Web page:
While the breed is recognized in countries all over the world, it is predominantly found in its home region in Turkey as it is widely considered as a national treasure there. However, even in Turkey the breed is more often found in the wild than as a domesticated pet.
Quick Facts About the Van Cat
The Van Cat is a beautiful breed with so many fascinating facts stemming from its long history and its presence all over the world. We’ll try our best to cover all of these wonderful facts throughout this article. However, the list below is some of the top facts you might want to know about the Van Cat. From height, size and weight to coat color and length, these are some of the most important things to know about this beautiful breed!
- The Van Cat gets its name from the colored patches on its coat called the ‘Van’ pattern. This pattern consists of a white coat with dark patches on the top of the head and on the tail, occasionally with a colored patch on the back, in between the shoulder blades.
- An incredibly interesting and unique feature of this breed’s appearance is its unique eye color. The Van Cat often has two differently colored eyes. While these can vary in shade and hue, the most common colors are blue, green or amber and appear in any combination. However, odd eye color isn’t always a desirable feature, particularly to Western pet owners, so Van Cats are often selectively bred to ensure they have matching eye color.
- The Van Cat typically loves swimming! The old saying that cat’s hate water couldn’t be further from the truth when it comes to this water-loving feline. Since the breed has a single coat (no undercoat) which is thick and fluffy, yet silky too, it is naturally water-resistant which makes it ideal for swimming.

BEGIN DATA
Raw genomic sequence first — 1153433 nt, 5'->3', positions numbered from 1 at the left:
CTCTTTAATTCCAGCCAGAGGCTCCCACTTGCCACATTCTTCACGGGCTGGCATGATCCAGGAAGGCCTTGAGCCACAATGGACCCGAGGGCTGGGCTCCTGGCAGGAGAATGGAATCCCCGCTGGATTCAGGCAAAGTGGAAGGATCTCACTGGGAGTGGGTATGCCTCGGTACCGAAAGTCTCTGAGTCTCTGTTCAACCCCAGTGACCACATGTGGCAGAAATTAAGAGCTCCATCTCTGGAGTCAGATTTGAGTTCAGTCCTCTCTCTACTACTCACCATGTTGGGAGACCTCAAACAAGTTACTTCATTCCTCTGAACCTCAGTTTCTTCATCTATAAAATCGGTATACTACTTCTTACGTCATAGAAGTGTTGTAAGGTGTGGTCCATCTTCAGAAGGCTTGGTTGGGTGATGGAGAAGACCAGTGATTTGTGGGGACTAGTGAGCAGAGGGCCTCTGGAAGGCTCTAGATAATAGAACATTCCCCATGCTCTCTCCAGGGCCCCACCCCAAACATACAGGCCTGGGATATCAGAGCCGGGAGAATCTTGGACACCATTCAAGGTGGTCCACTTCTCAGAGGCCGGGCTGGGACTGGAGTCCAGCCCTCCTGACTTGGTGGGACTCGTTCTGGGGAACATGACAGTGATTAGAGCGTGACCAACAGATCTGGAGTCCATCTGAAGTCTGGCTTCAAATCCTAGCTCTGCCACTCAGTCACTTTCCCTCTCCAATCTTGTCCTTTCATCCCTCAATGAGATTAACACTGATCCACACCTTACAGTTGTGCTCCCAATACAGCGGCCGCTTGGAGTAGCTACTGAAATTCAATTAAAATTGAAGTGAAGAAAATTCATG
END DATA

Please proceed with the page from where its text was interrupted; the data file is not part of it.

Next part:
- This fashionable feline changes its coat with the seasons! During the winter, the Van Cat’s coat is medium-long and thick but during the summer it sheds this coat, leaving behind a light and short coat. The coat is soft and fluffy during adulthood but short during childhood, giving the impression that the cat is slim and shorthaired before maturing. This maturing process typically takes 3 to 5 years and results in a larger, fluffier and broader appearance.
- The Van Cat’s appearance is broad, muscular and sturdy in adulthood with a relatively long body and tail. This muscular appearance is instantly recognizable and gives the cat a unique, athletic appearance.
- In adulthood, male Van Cats can weigh up to 16lbs while females typically weigh around 13lbs. However, some Van Cats have weighed up to 18lbs!
Things You Should Know
Guessing how your pet might look or behave when they grow up is a difficult task, as any pet parent will agree. However, if you look after your cat carefully and attend to their needs, you can expect to raise a healthy and happy feline friend with barely any problems, or maybe none at all. The section below comprises some of the key areas of cat-care you should research before adopting or purchasing a Van Cat. Afterall, the key to successfully raising a healthy and happy pet is to research and learn as much as you can about the breed so you’re prepared for anything during pet parenthood.